The ascent began through moderately-thin vegetation. In places, house-sized rocks stuck out through the ground. In other places, black, eight-foot tree corpses gathered in cemetaries materializing beautifully from out of the cloud mist that kept visibility to only seventy feet. Pushing bushes made my thighs wet, and again my long-sleeved shirt became moist from elbows down.
I sniffled a little. After forty minutes, the bushes and hugging fog disappeared. The ascent was now on grass amid white daisies and tiny purple flowers, beneath a chair lift used during ski season. The moutainīs steepness punished my calfs. My heart beat like a running childīs, and cold, inhaled air filled every part of my body, then left almost as quickly. Fpmbing is living.
The rain kept falling. Despite trusty clothes, every part of me was by now at least a little wet. I didnīt feel this discomfort, though. My unwaning focus was only on reaching my snowy Christmas.
Ditching the grassy peak after forty minutes, I hitched onto a sharp-stoned dirt road that clung to and circled the Christmas-less frontal mountain I was now on.
Turning around it, I reached the frontal mountainīs backside. A sharp drop to my left lewd to a deep, forested mountain dip. Across it and before me, a mammoth dark ridge stood like high priests looking down on everybody. Decorating this ridge were large and small slides of shining snow - snow shining as bright as the hair of a person who only takes cold-water showers!
"MEEEEERRRRRY CHRISTMAS!!! FELIZ NAVIDAD!" The rain actually stopped for ten seconds.
It restarted. The skin on my left hand was light pink around the nails, and losing color quick. The wet air created a circle of moisture around my mouth like a sloppy dog. The wind - such a nuisance in low Bariloche - had been absent all trip, but it now could be heard whipping through the ski lodges and over the mountains.
Walking and "pressing on!" and climbing, I reached a point where the rock only ten feet above my head had nothing more above it. Wow. The tippy-top. I pulled myself up too quickly; when I saw the other side of the mountain, I was struck by such beauty, that I almost threw up.
Mountains, shooting up from the ground like razor-blades, dark, created a powerful, gorgeous ring of which my mountain was a part. Painted snow-cicles seeped down the tops, interrupted by bare spots, an dthey travelled all around the ring like doily bib napkins. Beneath these, the mountains shot down to the most-protected, yummy-pea-green forested floor. A wide, forking river of white sped through.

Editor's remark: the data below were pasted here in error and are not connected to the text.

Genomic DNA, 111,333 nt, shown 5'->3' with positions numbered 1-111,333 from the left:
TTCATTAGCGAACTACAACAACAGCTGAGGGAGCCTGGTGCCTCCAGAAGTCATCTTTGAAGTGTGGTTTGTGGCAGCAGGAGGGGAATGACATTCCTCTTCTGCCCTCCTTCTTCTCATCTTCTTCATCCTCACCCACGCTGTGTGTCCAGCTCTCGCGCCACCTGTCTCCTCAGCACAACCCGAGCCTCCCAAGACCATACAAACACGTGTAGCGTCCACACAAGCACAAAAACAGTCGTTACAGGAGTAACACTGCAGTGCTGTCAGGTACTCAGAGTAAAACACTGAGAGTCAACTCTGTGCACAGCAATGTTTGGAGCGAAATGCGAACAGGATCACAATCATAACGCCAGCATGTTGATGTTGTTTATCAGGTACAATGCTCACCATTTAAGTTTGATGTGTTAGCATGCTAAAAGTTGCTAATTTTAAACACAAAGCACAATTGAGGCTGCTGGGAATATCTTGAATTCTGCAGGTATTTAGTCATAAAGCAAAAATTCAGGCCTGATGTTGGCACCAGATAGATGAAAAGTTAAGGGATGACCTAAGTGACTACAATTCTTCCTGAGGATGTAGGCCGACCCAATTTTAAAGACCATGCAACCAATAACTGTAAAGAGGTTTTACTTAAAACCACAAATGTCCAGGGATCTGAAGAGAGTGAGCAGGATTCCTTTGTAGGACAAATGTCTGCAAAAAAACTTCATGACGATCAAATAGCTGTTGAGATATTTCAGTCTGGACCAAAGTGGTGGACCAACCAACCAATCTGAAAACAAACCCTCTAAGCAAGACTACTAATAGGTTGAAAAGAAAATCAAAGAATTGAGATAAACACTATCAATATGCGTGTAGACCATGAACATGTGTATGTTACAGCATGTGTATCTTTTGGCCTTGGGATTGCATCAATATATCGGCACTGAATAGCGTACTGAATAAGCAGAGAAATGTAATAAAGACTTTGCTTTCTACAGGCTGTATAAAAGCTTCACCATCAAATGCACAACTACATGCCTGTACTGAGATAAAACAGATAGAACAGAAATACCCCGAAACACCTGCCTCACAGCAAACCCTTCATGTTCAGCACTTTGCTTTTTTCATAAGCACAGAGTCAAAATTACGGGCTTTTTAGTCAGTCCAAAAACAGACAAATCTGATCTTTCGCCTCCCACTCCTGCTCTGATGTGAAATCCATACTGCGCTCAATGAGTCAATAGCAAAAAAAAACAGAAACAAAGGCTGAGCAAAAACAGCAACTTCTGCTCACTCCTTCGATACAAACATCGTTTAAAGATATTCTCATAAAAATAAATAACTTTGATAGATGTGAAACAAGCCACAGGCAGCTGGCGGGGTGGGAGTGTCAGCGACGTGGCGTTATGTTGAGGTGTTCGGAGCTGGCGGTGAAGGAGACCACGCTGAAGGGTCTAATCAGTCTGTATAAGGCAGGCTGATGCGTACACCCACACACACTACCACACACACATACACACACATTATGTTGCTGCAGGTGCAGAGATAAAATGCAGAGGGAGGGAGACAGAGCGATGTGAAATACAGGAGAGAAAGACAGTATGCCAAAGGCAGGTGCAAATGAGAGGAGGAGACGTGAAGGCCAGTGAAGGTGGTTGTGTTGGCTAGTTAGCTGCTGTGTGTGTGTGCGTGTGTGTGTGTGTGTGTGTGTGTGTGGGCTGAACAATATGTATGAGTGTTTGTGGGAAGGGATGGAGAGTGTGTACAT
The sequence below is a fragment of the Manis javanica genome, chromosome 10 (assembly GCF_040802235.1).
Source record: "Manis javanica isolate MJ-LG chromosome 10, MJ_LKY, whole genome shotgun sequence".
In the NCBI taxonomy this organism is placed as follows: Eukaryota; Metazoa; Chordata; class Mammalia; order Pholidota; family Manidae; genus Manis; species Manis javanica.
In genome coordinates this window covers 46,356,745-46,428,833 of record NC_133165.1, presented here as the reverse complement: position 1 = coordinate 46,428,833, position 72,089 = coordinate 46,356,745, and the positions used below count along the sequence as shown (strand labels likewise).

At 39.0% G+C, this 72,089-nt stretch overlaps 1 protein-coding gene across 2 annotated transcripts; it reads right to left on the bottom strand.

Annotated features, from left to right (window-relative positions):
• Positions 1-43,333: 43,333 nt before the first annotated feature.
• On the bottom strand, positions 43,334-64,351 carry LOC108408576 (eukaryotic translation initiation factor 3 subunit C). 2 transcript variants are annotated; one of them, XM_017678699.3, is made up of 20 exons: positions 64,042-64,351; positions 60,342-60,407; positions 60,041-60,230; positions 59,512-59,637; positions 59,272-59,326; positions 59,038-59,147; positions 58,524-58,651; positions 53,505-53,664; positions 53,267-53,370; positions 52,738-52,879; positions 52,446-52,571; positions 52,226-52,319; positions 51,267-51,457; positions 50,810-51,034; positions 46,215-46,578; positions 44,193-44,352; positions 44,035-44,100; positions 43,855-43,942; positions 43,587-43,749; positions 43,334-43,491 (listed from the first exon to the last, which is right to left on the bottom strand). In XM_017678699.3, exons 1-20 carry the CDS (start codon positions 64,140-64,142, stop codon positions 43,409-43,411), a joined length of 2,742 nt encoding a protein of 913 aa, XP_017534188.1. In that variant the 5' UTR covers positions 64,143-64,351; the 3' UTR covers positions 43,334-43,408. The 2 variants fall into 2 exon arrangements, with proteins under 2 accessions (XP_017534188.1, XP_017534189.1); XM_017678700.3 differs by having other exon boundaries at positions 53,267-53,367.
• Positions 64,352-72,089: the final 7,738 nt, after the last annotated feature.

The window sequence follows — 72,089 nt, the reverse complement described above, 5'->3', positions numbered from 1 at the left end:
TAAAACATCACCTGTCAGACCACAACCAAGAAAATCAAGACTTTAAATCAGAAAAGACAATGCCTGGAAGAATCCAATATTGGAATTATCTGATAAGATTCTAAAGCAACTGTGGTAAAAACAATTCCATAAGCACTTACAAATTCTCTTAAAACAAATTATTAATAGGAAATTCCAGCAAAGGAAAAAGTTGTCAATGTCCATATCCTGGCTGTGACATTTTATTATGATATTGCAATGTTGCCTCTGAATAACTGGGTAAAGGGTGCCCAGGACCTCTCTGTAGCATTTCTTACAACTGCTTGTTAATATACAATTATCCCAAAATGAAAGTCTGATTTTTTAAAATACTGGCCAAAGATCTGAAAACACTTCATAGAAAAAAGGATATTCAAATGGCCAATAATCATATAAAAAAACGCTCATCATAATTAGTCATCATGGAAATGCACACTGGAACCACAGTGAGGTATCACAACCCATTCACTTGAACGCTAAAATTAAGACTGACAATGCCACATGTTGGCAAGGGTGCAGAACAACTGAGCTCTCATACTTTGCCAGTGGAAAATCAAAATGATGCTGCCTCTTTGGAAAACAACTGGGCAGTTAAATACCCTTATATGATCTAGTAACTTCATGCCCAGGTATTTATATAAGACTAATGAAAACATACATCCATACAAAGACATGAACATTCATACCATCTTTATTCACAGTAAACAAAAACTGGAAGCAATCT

To the right, clouds parted, to reveal the distant Lake Nahuel Huapi of Bariloche, so vast and cold it seemed to be a glacier on the next mountain over.
I took a seat behind a rock. Demonic wind of thirty or forty miles per hour pummeled me and tormented the leafy moss whose home was that mountain-top rock. I hid my left hand inside my backpack and stuffed cookies in my mouth with my right. The wind picked up force, and I got myself lower to the ground and more behind the rock. Good thing for REASON # 22 - Heavier, anchor-like feet.
I finished the cookies, looked at a picture of my brother, my mom, my dad, and me from last Christmas, and snapped a ton of pictures. Taking one with myself in it with my left hand, the numb ends of my fingers could barely press the button.
"MERRY CHRISTMAS!" I headed down.
Racing along the mountainīs side, I battled wind that pushed me from the biggest snowslide like a bouncer kicking someone out of a nightclub. By trying to lean my face into the ground, I was able to walk slowly and reach a two-hundred-foot-dropping snow-slide and slide down on my butt. Weeeeeeeee!
Stopping. My hand was now red from big knuckles to finger-tips, and losing feeling fast. I put it in my fleece pouch and opened and closed it as rapidly as possible. I began to seriously worry for my health.
I began to run. My foot sunk in the snow and I crashed into some exposed rock. I got up and ran. My foot sunk in again and I crashed in the snow.
I reached end of the snow an didnīt stop running or jogging downhill - at times, slipping and sliding in the mud - for twenty-five minutes. When I was paused, I was overcome, especially in my cheeks and chest, by shivering.
OK. Further down the mountain, it became warmer. It didnīt actually do summer, but it did spring. And my hand recovered just fine. I reached the mountainīs bottom and awaited a bus in the ski town of Cerro Catedral.
A young couple - whoīd just descended the mountains from a popular lodge where theyīd spent Christmas Eve - waited coldly with me. They used my bottle of water to make some heated milk and honey, which they offered me. "Gracias," I said, "es mi mejor regalo." (Thanks, itīs my best gift yet.)
It was a beautiful day. I hope next year Iīm in Michigan.
Merry Christmas! - Justin Breen
(P.S. - You can BET the shower I took wasnīt cold when I got home that night! Smooth skin, shmooth shmin! Try saying that five times fast.) Later!